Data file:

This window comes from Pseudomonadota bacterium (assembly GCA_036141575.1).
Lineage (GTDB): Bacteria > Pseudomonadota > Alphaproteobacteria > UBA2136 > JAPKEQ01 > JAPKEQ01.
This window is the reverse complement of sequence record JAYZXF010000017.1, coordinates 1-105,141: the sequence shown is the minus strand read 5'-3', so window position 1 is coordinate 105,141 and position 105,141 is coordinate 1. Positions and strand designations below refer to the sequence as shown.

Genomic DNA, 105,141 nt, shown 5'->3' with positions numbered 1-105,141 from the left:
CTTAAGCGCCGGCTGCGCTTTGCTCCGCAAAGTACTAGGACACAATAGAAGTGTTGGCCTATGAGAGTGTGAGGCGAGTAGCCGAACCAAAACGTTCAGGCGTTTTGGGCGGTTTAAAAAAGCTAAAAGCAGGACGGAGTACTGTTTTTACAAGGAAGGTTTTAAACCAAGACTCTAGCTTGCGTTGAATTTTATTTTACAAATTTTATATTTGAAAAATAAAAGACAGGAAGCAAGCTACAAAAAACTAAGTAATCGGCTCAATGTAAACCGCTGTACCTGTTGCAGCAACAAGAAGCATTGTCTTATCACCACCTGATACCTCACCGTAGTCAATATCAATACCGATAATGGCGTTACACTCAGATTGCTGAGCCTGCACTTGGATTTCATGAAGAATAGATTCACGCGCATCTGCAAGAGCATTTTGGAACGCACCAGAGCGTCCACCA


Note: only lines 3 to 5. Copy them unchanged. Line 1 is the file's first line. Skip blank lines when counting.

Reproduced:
This window is the reverse complement of sequence record JAYZXF010000017.1, coordinates 1-105,141: the sequence shown is the minus strand read 5'-3', so window position 1 is coordinate 105,141 and position 105,141 is coordinate 1. Positions and strand designations below refer to the sequence as shown.

Genomic DNA, 105,141 nt, shown 5'->3' with positions numbered 1-105,141 from the left:
CTTAAGCGCCGGCTGCGCTTTGCTCCGCAAAGTACTAGGACACAATAGAAGTGTTGGCCTATGAGAGTGTGAGGCGAGTAGCCGAACCAAAACGTTCAGGCGTTTTGGGCGGTTTAAAAAAGCTAAAAGCAGGACGGAGTACTGTTTTTACAAGGAAGGTTTTAAACCAAGACTCTAGCTTGCGTTGAATTTTATTTTACAAATTTTATATTTGAAAAATAAAAGACAGGAAGCAAGCTACAAAAAACTAAGTAATCGGCTCAATGTAAACCGCTGTACCTGTTGCAGCAACAAGAAGCATTGTCTTATCACCACCTGATACCTCACCGTAGTCAATATCAATACCGATAATGGCGTTACACTCAGATTGCTGAGCCTGCACTTGGATTTCATGAAGAATAGATTCACGCGCATCTGCAAGAGCATTTTGGAACGCACCAGAGCGTCCACCA